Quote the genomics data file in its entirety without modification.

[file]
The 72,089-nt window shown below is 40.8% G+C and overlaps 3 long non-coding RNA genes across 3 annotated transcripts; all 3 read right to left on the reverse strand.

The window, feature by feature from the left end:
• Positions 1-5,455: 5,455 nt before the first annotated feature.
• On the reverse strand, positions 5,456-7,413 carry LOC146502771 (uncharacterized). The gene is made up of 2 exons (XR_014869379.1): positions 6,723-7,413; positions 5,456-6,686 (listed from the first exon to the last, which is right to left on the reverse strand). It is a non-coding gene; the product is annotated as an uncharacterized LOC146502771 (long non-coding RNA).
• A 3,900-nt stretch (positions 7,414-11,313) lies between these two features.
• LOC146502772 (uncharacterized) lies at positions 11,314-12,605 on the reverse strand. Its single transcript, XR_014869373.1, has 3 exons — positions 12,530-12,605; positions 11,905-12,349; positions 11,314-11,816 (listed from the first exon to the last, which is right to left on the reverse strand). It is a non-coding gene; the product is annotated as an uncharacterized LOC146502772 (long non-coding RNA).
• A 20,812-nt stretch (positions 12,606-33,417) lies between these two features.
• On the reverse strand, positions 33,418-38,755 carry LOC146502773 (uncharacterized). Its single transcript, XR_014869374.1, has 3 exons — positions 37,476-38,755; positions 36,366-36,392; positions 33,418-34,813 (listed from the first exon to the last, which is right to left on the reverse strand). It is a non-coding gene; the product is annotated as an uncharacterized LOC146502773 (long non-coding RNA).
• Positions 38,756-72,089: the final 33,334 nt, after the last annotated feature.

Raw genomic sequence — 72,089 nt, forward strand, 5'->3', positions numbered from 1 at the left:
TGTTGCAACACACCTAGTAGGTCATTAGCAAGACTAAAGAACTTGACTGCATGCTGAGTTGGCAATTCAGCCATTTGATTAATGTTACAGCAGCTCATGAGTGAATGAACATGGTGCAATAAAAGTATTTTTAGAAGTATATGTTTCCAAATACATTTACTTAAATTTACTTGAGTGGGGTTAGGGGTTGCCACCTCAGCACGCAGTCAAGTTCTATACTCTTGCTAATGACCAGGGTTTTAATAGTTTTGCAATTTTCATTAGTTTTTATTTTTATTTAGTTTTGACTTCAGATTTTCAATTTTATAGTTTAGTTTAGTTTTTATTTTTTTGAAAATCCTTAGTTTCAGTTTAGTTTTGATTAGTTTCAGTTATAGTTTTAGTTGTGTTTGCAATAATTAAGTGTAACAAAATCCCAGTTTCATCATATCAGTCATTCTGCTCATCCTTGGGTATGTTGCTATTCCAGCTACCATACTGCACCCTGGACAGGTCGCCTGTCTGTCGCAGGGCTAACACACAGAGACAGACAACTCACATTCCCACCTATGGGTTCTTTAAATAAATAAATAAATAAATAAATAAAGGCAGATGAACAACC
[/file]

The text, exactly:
The 72,089-nt window shown below is 40.8% G+C and overlaps 3 long non-coding RNA genes across 3 annotated transcripts; all 3 read right to left on the reverse strand.

The window, feature by feature from the left end:
• Positions 1-5,455: 5,455 nt before the first annotated feature.
• On the reverse strand, positions 5,456-7,413 carry LOC146502771 (uncharacterized). The gene is made up of 2 exons (XR_014869379.1): positions 6,723-7,413; positions 5,456-6,686 (listed from the first exon to the last, which is right to left on the reverse strand). It is a non-coding gene; the product is annotated as an uncharacterized LOC146502771 (long non-coding RNA).
• A 3,900-nt stretch (positions 7,414-11,313) lies between these two features.
• LOC146502772 (uncharacterized) lies at positions 11,314-12,605 on the reverse strand. Its single transcript, XR_014869373.1, has 3 exons — positions 12,530-12,605; positions 11,905-12,349; positions 11,314-11,816 (listed from the first exon to the last, which is right to left on the reverse strand). It is a non-coding gene; the product is annotated as an uncharacterized LOC146502772 (long non-coding RNA).
• A 20,812-nt stretch (positions 12,606-33,417) lies between these two features.
• On the reverse strand, positions 33,418-38,755 carry LOC146502773 (uncharacterized). Its single transcript, XR_014869374.1, has 3 exons — positions 37,476-38,755; positions 36,366-36,392; positions 33,418-34,813 (listed from the first exon to the last, which is right to left on the reverse strand). It is a non-coding gene; the product is annotated as an uncharacterized LOC146502773 (long non-coding RNA).
• Positions 38,756-72,089: the final 33,334 nt, after the last annotated feature.

Raw genomic sequence — 72,089 nt, forward strand, 5'->3', positions numbered from 1 at the left:
TGTTGCAACACACCTAGTAGGTCATTAGCAAGACTAAAGAACTTGACTGCATGCTGAGTTGGCAATTCAGCCATTTGATTAATGTTACAGCAGCTCATGAGTGAATGAACATGGTGCAATAAAAGTATTTTTAGAAGTATATGTTTCCAAATACATTTACTTAAATTTACTTGAGTGGGGTTAGGGGTTGCCACCTCAGCACGCAGTCAAGTTCTATACTCTTGCTAATGACCAGGGTTTTAATAGTTTTGCAATTTTCATTAGTTTTTATTTTTATTTAGTTTTGACTTCAGATTTTCAATTTTATAGTTTAGTTTAGTTTTTATTTTTTTGAAAATCCTTAGTTTCAGTTTAGTTTTGATTAGTTTCAGTTATAGTTTTAGTTGTGTTTGCAATAATTAAGTGTAACAAAATCCCAGTTTCATCATATCAGTCATTCTGCTCATCCTTGGGTATGTTGCTATTCCAGCTACCATACTGCACCCTGGACAGGTCGCCTGTCTGTCGCAGGGCTAACACACAGAGACAGACAACTCACATTCCCACCTATGGGTTCTTTAAATAAATAAATAAATAAATAAATAAAGGCAGATGAACAACC